Should you start contributing more into pensions while you can still get the tax benefits

Published on February 4, 2016 by Andrew

Given the latest comment by George Osborne, and with similar comments in the Autumn Statement, it looks like pension tax is placed to get a bit of a shake-up in 2016. Bearing that in mind, there may be a possibility for HR taxpayers to really make the most of their retirement planning before the good times are taken away.

Although not yet verified, it would appear that the writing might be on the wall for approximately 5 million pension savers benefiting from HR tax relief. There’s a suggestion the lucrative reduction is going to be heavily restricted – and could even be scrapped completely, the Chancellor is already implying that significant changes to pension taxation is going to be revealed within the March budget. These changes could mean HR taxpayers lose the entire 40% relief presently given on retirement fund contributions.

Rather all savers, regardless of what rate tax paid, might be given a flat rate of tax relief at 33%. The Government could also design a less favourable tax system for savers with valued final salary pensions. The Government may also decide to remove tax relief on pension payments, making pensions similar to ISAs. This may affect all savers, or simply those that pay higher rate tax.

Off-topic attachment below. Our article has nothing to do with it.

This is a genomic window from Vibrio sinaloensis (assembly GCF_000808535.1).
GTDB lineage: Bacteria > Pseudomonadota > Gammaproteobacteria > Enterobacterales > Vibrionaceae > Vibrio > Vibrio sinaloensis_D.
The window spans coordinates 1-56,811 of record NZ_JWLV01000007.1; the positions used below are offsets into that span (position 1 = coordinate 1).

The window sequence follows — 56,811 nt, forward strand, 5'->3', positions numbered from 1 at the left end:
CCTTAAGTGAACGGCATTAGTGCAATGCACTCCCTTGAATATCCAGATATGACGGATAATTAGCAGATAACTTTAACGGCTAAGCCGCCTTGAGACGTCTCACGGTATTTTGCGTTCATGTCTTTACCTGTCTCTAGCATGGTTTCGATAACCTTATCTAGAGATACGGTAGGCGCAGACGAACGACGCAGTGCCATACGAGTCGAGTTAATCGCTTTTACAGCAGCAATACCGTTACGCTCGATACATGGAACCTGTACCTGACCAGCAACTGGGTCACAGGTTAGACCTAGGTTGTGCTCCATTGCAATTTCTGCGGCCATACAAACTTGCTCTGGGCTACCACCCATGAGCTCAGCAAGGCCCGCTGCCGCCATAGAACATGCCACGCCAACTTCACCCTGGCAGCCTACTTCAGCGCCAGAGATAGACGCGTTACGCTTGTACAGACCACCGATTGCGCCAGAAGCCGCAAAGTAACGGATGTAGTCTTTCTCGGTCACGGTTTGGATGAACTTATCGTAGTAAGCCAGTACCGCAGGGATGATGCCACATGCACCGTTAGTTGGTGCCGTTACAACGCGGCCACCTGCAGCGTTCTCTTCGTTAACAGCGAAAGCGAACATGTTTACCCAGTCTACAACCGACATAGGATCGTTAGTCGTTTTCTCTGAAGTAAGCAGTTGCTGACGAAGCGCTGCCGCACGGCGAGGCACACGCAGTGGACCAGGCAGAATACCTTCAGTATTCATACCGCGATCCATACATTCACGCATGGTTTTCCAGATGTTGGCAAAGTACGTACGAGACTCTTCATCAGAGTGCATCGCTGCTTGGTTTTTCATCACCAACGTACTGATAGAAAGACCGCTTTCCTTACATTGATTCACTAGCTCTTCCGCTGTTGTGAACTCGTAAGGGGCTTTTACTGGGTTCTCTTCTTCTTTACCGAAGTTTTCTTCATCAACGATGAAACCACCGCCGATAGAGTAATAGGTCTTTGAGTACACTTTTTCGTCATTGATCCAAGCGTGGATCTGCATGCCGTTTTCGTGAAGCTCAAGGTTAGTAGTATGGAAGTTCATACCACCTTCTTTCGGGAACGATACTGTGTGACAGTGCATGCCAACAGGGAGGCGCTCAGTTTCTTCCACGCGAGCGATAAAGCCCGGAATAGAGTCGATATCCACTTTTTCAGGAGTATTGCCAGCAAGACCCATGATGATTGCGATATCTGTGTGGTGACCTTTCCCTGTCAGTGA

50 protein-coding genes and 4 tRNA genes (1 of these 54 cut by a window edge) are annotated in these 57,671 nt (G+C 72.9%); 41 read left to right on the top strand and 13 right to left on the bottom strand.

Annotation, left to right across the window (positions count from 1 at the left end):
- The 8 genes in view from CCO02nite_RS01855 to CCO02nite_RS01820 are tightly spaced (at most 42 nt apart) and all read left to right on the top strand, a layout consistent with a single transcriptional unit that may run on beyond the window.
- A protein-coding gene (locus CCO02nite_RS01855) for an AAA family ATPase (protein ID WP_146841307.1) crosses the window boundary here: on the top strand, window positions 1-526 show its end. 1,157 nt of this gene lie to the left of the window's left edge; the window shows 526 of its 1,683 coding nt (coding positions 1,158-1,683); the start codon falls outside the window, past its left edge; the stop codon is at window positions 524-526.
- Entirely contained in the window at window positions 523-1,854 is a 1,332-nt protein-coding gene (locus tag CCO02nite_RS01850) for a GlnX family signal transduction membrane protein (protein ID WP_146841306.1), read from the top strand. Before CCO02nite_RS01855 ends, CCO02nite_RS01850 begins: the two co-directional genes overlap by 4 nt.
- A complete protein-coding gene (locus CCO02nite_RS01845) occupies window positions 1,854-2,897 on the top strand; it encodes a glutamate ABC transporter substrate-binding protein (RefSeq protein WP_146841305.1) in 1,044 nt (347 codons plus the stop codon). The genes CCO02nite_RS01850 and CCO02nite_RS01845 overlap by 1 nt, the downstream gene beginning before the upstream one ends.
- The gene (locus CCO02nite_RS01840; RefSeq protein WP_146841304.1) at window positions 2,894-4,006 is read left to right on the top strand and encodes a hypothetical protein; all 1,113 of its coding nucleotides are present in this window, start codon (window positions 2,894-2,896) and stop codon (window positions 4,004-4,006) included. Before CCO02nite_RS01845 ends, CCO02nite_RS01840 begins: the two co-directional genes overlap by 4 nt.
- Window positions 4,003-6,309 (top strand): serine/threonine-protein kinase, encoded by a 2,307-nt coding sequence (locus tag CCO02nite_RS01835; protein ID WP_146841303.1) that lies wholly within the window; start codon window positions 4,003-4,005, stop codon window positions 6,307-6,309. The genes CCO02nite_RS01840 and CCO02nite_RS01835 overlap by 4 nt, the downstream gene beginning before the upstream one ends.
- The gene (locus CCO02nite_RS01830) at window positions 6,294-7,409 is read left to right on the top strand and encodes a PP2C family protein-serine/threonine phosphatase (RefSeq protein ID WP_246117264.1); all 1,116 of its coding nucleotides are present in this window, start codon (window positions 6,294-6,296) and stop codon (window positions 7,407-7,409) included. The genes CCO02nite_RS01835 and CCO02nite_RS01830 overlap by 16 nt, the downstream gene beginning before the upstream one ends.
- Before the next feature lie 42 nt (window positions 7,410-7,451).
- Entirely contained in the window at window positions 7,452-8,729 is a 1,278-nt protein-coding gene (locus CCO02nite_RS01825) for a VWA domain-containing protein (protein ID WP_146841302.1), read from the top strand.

from the Governments £50 billion pension tax relief bill £35 billion is accounted for on higher earners. It has grown significantly from £17.6 billion in 2001-2002. Many consider the wealthy shouldn’t be in a position to reclaim such considerable amounts of relief whilst in work and pay lower rates in retirement. However, experts feel the Government must be careful here. Remove the inducement of saving and many individuals could finish under prepared for old age. The price of assisting struggling pensioners would certainly fall on the state – and all the working taxpayers.

We are aware of the annual pension allowance – the total amount you may contribute to pension each year and get tax relief on – will reduce for high earners next April. People whose earnings exceeds £150,000 will see reduced annual allowance, on a sliding scale, from £40k to as low as £10k.  The lifetime allowance, the most your pension funds are permitted to attain at any stage, will also be reducing, from £1.25 million to £1 million in April. So HR taxpayers need to consider contributing as much cash into pensions as possible within the next 4 months prior to the loss of these generous tax breaks.

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